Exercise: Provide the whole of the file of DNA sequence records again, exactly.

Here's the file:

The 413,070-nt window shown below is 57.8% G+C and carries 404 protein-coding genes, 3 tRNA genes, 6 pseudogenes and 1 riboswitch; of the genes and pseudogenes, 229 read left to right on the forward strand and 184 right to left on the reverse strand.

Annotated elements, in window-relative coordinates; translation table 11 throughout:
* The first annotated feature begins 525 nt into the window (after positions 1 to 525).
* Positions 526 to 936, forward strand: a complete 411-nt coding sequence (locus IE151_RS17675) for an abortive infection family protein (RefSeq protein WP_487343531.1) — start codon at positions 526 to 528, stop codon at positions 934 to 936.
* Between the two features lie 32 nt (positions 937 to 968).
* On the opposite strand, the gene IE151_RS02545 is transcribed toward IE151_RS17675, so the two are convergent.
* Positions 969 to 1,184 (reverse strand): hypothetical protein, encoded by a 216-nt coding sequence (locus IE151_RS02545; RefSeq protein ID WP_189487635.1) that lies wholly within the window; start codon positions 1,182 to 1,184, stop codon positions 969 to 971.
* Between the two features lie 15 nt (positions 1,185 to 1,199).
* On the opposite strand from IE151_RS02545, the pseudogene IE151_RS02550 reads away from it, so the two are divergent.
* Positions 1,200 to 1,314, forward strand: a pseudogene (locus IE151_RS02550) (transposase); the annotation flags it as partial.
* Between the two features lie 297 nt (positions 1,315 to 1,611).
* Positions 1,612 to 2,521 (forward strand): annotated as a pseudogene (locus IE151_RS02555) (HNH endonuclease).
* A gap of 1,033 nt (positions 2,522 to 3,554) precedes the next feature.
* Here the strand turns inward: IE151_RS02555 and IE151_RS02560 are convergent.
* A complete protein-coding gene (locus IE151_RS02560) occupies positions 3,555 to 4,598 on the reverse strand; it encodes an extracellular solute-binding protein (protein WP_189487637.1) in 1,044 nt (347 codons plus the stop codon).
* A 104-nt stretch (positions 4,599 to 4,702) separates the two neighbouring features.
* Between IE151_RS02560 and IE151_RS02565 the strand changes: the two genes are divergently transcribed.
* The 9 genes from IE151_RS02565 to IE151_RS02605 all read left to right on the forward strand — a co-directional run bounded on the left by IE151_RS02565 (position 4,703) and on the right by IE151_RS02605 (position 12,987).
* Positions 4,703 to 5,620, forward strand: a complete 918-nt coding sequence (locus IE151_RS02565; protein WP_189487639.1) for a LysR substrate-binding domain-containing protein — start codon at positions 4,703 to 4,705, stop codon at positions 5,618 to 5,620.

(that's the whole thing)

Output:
The 413,070-nt window shown below is 57.8% G+C and carries 404 protein-coding genes, 3 tRNA genes, 6 pseudogenes and 1 riboswitch; of the genes and pseudogenes, 229 read left to right on the forward strand and 184 right to left on the reverse strand.

Annotated elements, in window-relative coordinates; translation table 11 throughout:
* The first annotated feature begins 525 nt into the window (after positions 1 to 525).
* Positions 526 to 936, forward strand: a complete 411-nt coding sequence (locus IE151_RS17675) for an abortive infection family protein (RefSeq protein WP_487343531.1) — start codon at positions 526 to 528, stop codon at positions 934 to 936.
* Between the two features lie 32 nt (positions 937 to 968).
* On the opposite strand, the gene IE151_RS02545 is transcribed toward IE151_RS17675, so the two are convergent.
* Positions 969 to 1,184 (reverse strand): hypothetical protein, encoded by a 216-nt coding sequence (locus IE151_RS02545; RefSeq protein ID WP_189487635.1) that lies wholly within the window; start codon positions 1,182 to 1,184, stop codon positions 969 to 971.
* Between the two features lie 15 nt (positions 1,185 to 1,199).
* On the opposite strand from IE151_RS02545, the pseudogene IE151_RS02550 reads away from it, so the two are divergent.
* Positions 1,200 to 1,314, forward strand: a pseudogene (locus IE151_RS02550) (transposase); the annotation flags it as partial.
* Between the two features lie 297 nt (positions 1,315 to 1,611).
* Positions 1,612 to 2,521 (forward strand): annotated as a pseudogene (locus IE151_RS02555) (HNH endonuclease).
* A gap of 1,033 nt (positions 2,522 to 3,554) precedes the next feature.
* Here the strand turns inward: IE151_RS02555 and IE151_RS02560 are convergent.
* A complete protein-coding gene (locus IE151_RS02560) occupies positions 3,555 to 4,598 on the reverse strand; it encodes an extracellular solute-binding protein (protein WP_189487637.1) in 1,044 nt (347 codons plus the stop codon).
* A 104-nt stretch (positions 4,599 to 4,702) separates the two neighbouring features.
* Between IE151_RS02560 and IE151_RS02565 the strand changes: the two genes are divergently transcribed.
* The 9 genes from IE151_RS02565 to IE151_RS02605 all read left to right on the forward strand — a co-directional run bounded on the left by IE151_RS02565 (position 4,703) and on the right by IE151_RS02605 (position 12,987).
* Positions 4,703 to 5,620, forward strand: a complete 918-nt coding sequence (locus IE151_RS02565; protein WP_189487639.1) for a LysR substrate-binding domain-containing protein — start codon at positions 4,703 to 4,705, stop codon at positions 5,618 to 5,620.